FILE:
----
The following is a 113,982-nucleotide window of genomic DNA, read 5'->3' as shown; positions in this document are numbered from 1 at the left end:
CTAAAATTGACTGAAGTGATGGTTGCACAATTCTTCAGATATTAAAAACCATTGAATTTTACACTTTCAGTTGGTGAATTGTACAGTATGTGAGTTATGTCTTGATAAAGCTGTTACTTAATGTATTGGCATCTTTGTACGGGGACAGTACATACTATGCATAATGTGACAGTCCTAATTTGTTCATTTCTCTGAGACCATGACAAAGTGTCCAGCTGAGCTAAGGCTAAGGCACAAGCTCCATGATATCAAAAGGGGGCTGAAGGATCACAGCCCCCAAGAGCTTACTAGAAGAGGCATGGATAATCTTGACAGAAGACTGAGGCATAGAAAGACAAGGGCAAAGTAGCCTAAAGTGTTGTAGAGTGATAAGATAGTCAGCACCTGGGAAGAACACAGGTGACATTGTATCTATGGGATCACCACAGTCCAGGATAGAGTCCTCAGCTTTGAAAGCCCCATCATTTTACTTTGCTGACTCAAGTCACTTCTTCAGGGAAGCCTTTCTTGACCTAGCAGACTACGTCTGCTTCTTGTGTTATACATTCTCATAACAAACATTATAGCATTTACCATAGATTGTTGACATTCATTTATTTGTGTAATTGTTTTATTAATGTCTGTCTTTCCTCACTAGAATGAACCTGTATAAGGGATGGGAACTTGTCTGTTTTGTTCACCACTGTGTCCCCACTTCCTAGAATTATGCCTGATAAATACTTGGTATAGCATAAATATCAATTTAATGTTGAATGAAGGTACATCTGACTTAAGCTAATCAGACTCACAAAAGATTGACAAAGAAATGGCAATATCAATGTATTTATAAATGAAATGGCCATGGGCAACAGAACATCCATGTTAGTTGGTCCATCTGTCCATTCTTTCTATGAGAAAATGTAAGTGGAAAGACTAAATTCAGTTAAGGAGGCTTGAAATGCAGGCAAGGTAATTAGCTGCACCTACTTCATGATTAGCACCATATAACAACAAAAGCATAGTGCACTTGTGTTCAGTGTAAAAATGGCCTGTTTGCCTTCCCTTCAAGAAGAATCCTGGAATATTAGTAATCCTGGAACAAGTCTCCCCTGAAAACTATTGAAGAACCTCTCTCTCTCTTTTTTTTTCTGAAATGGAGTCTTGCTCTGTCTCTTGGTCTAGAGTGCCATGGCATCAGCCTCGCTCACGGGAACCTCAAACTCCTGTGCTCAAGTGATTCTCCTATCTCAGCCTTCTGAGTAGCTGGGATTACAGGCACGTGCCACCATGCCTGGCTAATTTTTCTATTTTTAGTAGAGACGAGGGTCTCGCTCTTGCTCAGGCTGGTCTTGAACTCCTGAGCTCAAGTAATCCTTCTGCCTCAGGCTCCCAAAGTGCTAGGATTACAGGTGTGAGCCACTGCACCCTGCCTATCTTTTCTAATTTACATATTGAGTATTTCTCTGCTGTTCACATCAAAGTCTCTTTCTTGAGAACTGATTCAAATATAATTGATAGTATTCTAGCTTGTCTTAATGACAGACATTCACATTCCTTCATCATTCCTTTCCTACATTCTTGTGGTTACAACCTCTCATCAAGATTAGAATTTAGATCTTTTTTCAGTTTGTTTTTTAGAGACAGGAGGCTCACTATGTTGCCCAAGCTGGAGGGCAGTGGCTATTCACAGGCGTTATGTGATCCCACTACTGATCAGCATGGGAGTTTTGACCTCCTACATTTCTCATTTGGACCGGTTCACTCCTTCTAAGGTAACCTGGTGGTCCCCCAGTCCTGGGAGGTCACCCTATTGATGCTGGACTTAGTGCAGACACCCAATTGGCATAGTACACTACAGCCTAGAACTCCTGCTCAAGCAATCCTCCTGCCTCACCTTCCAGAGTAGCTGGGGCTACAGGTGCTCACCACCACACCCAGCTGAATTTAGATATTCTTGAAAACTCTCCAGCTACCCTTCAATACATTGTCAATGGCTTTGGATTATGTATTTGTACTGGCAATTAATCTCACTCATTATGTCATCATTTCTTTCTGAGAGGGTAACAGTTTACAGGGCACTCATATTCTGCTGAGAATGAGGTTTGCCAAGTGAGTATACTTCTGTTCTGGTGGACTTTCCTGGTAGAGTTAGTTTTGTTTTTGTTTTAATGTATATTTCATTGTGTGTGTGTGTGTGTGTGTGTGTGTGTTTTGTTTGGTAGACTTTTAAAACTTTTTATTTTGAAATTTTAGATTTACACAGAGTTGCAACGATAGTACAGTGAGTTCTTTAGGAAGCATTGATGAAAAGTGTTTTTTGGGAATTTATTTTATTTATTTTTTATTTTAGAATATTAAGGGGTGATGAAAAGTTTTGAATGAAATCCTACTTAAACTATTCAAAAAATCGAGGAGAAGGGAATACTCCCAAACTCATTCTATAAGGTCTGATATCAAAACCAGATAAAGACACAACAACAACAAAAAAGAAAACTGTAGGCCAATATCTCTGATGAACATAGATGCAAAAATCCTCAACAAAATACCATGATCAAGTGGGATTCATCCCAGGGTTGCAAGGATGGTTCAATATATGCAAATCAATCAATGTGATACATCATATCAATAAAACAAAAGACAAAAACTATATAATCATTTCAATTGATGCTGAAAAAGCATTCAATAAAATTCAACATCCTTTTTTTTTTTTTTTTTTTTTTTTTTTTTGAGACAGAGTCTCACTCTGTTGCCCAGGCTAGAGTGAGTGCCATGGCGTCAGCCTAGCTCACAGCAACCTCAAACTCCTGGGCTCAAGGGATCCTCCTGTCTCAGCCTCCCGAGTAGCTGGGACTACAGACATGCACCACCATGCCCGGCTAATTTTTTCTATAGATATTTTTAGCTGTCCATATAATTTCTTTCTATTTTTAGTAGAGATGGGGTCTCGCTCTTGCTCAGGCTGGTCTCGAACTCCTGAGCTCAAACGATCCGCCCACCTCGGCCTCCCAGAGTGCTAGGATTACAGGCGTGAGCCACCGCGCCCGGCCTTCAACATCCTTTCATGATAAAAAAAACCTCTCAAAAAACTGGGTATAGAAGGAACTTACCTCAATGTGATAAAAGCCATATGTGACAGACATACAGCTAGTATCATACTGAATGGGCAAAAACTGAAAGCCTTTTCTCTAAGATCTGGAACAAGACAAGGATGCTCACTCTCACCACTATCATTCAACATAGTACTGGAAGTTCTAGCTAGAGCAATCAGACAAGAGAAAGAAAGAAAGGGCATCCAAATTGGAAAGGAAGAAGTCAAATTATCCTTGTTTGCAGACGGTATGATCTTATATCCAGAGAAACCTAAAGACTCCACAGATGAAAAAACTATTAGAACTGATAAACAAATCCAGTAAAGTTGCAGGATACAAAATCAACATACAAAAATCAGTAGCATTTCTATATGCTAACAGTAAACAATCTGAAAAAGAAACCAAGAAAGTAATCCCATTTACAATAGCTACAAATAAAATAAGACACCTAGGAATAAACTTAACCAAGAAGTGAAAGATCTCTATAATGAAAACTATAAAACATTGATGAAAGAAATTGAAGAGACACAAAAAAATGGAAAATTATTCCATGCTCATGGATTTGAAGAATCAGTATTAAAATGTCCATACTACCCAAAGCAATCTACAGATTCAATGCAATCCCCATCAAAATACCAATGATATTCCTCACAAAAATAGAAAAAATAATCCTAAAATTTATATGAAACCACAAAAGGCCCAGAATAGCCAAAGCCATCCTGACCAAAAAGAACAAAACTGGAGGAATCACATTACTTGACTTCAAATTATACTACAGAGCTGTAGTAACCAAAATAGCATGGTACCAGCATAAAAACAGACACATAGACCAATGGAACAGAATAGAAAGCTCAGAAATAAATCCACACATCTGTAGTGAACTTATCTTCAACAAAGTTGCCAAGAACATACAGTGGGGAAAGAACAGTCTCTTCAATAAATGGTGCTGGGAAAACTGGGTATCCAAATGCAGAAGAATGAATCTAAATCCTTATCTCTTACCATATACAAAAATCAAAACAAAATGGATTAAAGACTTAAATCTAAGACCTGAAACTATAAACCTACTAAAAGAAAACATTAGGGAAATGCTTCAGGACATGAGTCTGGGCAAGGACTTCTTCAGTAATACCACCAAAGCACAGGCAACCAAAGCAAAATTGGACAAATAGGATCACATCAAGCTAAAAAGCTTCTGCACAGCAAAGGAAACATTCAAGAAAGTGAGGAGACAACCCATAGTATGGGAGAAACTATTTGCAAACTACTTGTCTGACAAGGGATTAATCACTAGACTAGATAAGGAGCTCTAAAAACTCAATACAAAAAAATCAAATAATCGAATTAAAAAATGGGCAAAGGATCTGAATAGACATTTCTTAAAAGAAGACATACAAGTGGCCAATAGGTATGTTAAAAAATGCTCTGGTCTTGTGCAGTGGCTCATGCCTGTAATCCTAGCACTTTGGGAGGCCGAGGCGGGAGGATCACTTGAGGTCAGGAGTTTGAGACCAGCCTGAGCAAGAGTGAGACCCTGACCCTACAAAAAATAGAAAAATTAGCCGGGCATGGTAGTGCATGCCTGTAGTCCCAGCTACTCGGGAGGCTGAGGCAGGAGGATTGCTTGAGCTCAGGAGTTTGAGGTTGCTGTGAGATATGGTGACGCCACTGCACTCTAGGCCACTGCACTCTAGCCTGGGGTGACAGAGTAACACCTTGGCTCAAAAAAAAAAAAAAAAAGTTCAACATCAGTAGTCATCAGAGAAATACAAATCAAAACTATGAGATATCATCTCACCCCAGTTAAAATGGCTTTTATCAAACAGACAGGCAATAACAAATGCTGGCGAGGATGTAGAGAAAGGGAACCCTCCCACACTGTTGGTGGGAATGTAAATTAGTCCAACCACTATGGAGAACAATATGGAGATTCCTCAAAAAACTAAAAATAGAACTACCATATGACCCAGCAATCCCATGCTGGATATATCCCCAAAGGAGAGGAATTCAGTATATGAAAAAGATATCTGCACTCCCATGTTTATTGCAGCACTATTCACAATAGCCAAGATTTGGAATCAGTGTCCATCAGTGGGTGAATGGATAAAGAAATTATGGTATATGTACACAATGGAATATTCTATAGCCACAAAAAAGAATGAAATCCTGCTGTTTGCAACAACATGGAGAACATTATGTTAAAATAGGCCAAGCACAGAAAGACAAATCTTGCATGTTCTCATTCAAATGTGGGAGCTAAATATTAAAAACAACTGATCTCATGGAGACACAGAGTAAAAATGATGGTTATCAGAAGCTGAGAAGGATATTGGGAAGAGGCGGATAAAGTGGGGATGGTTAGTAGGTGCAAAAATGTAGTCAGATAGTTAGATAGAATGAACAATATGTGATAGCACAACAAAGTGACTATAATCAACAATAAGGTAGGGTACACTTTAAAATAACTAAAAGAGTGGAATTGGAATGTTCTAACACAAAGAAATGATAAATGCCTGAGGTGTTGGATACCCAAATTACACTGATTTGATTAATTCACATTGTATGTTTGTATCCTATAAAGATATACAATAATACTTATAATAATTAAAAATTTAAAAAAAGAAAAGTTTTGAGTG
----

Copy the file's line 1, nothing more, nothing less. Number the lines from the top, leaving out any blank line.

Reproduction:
The following is a 113,982-nucleotide window of genomic DNA, read 5'->3' as shown; positions in this document are numbered from 1 at the left end: